nterview with John Dieterich.

by Mikkel Brandt

 Prior to their gig at Northern Winter Beat ’24 we’ve sent a few questions for Deerhoof – and here are the answers from guitarist John Dieterich. 

When Deerhoof first started out in 1994, what kind of music, and which artists, sparked your desire to create music? 

“I wasn’t in the band in 1994, but I know they were all involved in the noise music scene in San Francisco at that time, in particular a band called Caroliner Rainbow. Satomi was friends with Grux from Caroliner Rainbow and was living with him when she joined Deerhoof. She was studying film at the time in San Francisco. I still really sense a kinship with that music, a sense of humor, deciding to turn garbage into music/art. Strangely enough, Ed and I met in that same year, in Minneapolis, and we were obsessed with people like Anthony Braxton, Keiji Haino, US Maple, etc., all people/bands that Greg and Satomi would have been fans of that time, as well.” 

 Who has that effect on you these days? 

“I’m still inspired by a lot of the things I was listening to back then. One of the great things about touring and playing with lots of bands around the country is we get introduced to all sorts of things. One of my favorites is that thing where you see a band, and you’re sure you don’t like it, by the show ends you’re in love with the people/the music. I don’t pretend to understand that process, but I love it when I fall in love with music all over again at concerts, and often it’s music that is so far from anything I would do myself, so it makes it especially cool.” 

Which Deerhoof song should more people know about? And why? 

“’The Devil and His Anarchic Surrealistic Retinue’ is a personal fave. Ed and Greg wrote that together, and I just love the vibe, we’ve never actually been able to perform it live as it would be very difficult, but I hope we can someday . . .”  

 Deerhoof – “The Devil and his Anarchic Surrealist Retinue”  

Do you remember how that song came alive? 

“I have fond memories of recording our album the ‘Magic’, because it was all done in New Mexico, where I was living at the time, in my friend’s dad’s warehouse. We rented an office space there for like a week, and it was just a great time, really productive, and we had a blast together. I’m pretty sure the intro guitar to that is a contact mic on this janky half-broken Silvertone guitar I have. Such a good sound.” 

I’ve read that all members of the band write and bring in ideas for songs. Can you take us into that space? How do you bring it all together? What kind of alchemy happens there? 

“Well, there is no one answer to that, for better or worse. It’s always different. We’re very rarely on the same page, and it’s a constant source of negotiation. It’s also what being in a band is all about, and I wouldn’t trade it for anything. I’m lucky in that my bandmates are some of my favorite composers/musicians/thinkers in the world.“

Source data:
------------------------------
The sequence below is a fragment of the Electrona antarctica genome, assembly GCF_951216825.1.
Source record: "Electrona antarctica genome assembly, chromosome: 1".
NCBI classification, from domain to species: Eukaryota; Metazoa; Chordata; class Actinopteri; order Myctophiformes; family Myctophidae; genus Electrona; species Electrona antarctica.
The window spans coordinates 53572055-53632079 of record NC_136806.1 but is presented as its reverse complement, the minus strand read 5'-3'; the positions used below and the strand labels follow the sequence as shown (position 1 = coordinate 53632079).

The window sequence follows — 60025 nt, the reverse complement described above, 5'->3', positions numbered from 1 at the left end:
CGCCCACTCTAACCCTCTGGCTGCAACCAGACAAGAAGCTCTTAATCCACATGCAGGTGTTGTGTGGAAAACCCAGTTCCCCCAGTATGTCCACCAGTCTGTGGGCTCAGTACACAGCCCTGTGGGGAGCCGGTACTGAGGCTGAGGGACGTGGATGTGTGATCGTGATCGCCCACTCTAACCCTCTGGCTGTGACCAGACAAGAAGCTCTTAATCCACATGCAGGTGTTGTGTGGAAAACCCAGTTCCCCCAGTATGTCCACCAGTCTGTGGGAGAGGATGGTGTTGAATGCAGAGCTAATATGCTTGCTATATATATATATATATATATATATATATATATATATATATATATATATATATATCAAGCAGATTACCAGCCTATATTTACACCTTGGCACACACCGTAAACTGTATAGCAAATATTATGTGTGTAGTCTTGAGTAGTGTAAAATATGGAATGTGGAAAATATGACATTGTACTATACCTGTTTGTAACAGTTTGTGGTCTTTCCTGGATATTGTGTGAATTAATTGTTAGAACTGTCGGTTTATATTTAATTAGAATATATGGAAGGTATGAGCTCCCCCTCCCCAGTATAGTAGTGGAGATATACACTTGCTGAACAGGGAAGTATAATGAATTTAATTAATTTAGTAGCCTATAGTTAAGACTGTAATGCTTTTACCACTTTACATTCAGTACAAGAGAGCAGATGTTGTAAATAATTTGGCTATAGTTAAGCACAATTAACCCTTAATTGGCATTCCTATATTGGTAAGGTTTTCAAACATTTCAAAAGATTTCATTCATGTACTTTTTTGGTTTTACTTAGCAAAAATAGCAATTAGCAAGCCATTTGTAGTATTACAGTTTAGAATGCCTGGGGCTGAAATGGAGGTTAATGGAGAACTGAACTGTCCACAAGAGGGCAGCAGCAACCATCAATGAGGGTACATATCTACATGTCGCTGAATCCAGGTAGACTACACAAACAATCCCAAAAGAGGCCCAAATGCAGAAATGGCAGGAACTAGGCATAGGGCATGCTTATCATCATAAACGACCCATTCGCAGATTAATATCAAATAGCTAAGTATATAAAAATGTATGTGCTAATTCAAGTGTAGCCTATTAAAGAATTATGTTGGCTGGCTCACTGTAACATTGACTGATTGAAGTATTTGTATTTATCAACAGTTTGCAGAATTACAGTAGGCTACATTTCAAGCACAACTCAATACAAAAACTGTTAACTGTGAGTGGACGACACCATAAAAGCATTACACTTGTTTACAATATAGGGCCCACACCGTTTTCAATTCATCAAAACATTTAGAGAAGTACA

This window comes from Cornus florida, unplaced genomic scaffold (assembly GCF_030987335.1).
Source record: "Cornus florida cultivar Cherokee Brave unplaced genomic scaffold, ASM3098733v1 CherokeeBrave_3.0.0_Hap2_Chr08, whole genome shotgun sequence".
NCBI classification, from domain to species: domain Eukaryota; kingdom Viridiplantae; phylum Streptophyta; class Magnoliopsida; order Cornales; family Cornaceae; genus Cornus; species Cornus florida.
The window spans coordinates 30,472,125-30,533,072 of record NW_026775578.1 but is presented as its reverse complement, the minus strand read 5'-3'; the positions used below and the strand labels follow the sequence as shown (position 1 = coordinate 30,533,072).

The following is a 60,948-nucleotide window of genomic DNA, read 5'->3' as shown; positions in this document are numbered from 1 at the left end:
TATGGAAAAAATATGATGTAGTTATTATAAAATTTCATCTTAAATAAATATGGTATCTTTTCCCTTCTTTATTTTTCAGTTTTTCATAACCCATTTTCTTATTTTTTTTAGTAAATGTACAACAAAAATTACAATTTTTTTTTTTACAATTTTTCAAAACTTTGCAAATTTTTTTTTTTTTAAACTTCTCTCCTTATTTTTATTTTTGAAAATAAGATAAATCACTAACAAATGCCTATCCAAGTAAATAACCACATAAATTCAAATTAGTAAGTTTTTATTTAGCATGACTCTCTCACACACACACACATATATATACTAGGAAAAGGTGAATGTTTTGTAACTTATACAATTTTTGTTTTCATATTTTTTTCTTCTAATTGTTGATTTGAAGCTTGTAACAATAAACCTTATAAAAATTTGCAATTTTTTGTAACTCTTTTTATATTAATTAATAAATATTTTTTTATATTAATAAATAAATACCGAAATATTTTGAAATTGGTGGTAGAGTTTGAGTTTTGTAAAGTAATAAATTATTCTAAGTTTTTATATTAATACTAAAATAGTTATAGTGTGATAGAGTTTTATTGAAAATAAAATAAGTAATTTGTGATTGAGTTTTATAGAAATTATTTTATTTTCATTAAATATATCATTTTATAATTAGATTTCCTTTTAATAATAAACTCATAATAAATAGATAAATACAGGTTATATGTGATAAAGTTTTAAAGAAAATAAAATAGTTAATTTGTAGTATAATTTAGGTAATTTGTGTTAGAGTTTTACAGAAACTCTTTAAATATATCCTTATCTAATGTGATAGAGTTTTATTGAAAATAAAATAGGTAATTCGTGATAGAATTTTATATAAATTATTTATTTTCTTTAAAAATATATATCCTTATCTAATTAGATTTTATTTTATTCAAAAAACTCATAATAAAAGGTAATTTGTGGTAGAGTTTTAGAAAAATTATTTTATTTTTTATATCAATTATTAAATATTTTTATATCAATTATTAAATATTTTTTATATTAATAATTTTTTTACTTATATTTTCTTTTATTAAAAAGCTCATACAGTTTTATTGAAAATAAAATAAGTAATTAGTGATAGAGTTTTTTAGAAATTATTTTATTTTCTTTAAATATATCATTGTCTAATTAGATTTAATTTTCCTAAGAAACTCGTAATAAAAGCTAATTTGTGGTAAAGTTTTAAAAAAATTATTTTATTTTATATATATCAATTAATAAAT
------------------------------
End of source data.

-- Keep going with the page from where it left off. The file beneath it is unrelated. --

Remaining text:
A former colleague of mine told me about a gig you played in Aalborg (at 1000Fryd) in 2004. He said that you blew off the roof, and he remembers that Greg was playing barefoot, sitting on a milk crate and that you had fruit-shaped teddies on stage. I love that mental picture! What are the most significant differences between the band that played in Aalborg in 2004 and the one that will play there in 2024? 

“Haha, I think I remember that tour, I remember there were a lot of mosquitoes! I also remember that we had a show on the day we flew in, and we needed to rehearse so we did our acoustic practice backstage at the venue. We were all falling asleep during the rehearsal, it was really crazy. The obvious difference between that band and now is that Ed’s in the band! Greg’s milk crate is gone as he was sick of being a prima donna and asking people to provide milk crates all over the place. We’re more DIY now.” 

What has stayed the same since then? 

“My sense of humor is exactly as bad as it was back then.” 

Listen to albums from Deerhoof here.

How do you go about rehearsing prior to touring? 

“We usually don’t have time together before tours, so we try to at least get some time together in the hotel or backstage before the first show of the tour, and we always take advantage of every second of every soundcheck, because that’s precious time together . . .” 

Have you already chosen some of the material you will bring to the festival? How do you put your setlists together? 

“Not exactly, but we have a pretty good idea. Our setlists get pretty refined over the course of a tour, but we often discover when we start a new tour that certain things aren’t working and may need to be switched out, etc.” 

Any rituals before a show? 

“I haven’t had any ritual that I have kept up with. I have had periods where I was sure that practicing before I played was necessary, but then I’ve had periods where I was convinced it made the show worse. Now I have no idea and don’t worry about it too much.” 

Experience Deerhoof at Northern Winter Beat 2024 February 3rd at Studenterhuset.